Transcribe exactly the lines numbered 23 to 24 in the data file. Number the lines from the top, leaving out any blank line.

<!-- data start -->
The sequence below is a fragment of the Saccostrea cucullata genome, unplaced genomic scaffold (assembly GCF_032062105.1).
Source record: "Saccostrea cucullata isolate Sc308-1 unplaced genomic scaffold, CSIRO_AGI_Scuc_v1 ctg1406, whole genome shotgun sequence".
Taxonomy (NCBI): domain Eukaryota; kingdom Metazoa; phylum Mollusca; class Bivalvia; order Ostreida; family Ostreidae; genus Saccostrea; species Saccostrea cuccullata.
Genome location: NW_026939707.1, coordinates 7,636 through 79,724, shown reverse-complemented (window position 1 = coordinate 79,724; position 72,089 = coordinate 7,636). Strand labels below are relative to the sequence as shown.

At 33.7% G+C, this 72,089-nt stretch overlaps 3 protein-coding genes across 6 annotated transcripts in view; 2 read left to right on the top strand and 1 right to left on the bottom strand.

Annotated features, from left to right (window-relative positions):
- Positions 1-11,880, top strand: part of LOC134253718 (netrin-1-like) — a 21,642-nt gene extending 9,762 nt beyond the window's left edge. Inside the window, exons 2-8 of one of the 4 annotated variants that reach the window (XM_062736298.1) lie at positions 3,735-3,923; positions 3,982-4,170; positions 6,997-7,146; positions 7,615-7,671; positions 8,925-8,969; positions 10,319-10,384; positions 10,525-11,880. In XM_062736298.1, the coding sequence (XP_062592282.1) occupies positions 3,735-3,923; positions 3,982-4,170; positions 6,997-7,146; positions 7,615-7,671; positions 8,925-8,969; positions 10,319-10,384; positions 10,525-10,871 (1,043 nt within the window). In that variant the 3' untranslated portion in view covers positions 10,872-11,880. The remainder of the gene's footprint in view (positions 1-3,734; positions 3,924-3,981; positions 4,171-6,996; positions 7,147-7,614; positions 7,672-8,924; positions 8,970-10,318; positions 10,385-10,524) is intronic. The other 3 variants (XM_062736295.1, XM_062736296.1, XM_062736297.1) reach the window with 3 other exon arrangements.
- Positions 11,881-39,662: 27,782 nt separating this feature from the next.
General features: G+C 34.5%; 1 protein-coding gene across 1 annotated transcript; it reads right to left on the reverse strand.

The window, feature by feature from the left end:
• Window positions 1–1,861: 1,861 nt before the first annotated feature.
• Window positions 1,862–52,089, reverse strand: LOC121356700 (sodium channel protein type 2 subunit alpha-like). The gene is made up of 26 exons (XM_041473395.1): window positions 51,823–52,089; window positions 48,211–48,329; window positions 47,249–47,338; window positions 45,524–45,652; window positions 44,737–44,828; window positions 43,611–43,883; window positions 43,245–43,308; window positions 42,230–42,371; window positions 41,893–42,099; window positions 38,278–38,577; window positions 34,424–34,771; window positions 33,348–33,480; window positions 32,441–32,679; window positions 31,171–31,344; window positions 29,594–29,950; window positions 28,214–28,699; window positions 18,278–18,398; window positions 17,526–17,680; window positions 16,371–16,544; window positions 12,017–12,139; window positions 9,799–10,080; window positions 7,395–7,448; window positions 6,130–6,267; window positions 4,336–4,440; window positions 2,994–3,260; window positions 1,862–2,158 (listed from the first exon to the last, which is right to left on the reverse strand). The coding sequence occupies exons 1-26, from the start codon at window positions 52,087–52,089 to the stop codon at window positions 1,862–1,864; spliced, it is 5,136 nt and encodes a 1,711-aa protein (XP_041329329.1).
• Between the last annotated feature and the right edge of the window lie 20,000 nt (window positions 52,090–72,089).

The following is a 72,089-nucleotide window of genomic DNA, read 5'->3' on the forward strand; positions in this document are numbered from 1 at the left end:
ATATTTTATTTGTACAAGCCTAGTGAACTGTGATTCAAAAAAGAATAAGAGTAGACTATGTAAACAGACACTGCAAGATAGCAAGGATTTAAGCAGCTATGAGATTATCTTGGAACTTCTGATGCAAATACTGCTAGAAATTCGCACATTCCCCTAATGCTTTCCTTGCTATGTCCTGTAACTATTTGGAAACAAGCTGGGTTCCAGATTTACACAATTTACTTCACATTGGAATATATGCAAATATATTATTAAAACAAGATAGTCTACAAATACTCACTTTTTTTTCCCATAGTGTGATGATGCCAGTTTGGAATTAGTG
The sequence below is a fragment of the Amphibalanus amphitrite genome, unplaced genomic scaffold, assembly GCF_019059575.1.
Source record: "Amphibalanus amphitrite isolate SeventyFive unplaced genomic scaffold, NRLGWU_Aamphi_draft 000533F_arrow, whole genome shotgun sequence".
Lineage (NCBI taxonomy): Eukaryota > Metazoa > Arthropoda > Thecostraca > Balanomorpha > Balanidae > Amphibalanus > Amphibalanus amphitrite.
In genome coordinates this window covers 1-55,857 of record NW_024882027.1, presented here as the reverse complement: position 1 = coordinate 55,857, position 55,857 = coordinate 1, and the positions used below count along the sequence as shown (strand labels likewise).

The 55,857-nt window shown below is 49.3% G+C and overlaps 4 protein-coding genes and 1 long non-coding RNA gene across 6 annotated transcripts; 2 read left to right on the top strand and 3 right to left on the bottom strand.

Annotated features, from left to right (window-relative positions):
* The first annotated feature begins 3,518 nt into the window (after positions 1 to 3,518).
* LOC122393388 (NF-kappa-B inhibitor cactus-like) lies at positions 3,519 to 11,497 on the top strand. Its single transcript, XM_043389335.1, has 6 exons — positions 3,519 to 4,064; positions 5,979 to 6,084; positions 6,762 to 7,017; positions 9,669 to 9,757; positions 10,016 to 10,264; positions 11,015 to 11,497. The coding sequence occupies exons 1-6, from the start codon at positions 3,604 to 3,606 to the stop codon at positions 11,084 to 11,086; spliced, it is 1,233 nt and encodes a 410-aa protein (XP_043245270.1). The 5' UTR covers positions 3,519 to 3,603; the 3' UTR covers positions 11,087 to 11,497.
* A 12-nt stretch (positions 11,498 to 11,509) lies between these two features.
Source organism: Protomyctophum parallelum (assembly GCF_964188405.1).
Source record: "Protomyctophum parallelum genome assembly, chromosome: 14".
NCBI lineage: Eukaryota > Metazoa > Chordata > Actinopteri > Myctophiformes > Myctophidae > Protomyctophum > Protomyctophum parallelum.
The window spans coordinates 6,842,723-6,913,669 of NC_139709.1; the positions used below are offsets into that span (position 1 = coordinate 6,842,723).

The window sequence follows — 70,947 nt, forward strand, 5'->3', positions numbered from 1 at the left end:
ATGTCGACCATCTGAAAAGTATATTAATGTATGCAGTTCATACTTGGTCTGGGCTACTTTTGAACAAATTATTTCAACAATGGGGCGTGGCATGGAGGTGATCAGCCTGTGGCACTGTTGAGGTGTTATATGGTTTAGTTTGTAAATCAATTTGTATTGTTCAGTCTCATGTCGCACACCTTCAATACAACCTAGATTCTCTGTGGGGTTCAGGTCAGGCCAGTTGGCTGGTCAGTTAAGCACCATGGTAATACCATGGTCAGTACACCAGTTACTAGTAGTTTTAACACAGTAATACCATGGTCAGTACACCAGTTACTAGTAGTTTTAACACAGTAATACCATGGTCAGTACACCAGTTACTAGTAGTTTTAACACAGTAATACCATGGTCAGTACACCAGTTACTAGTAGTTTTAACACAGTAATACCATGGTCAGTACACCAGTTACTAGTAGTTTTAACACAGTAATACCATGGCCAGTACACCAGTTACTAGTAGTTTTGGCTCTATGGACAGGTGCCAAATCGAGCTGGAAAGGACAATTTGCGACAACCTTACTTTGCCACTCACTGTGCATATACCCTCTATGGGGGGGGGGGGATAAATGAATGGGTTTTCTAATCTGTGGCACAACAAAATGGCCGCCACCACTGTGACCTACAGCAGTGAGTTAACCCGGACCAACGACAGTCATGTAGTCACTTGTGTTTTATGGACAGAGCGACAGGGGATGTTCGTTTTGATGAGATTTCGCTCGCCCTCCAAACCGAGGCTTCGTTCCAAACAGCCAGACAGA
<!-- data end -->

* LOC122393388 (NF-kappa-B inhibitor cactus-like) lies at positions 3,519 to 11,497 on the top strand. Its single transcript, XM_043389335.1, has 6 exons — positions 3,519 to 4,064; positions 5,979 to 6,084; positions 6,762 to 7,017; positions 9,669 to 9,757; positions 10,016 to 10,264; positions 11,015 to 11,497. The coding sequence occupies exons 1-6, from the start codon at positions 3,604 to 3,606 to the stop codon at positions 11,084 to 11,086; spliced, it is 1,233 nt and encodes a 410-aa protein (XP_043245270.1). The 5' UTR covers positions 3,519 to 3,603; the 3' UTR covers positions 11,087 to 11,497.
* A 12-nt stretch (positions 11,498 to 11,509) lies between these two features.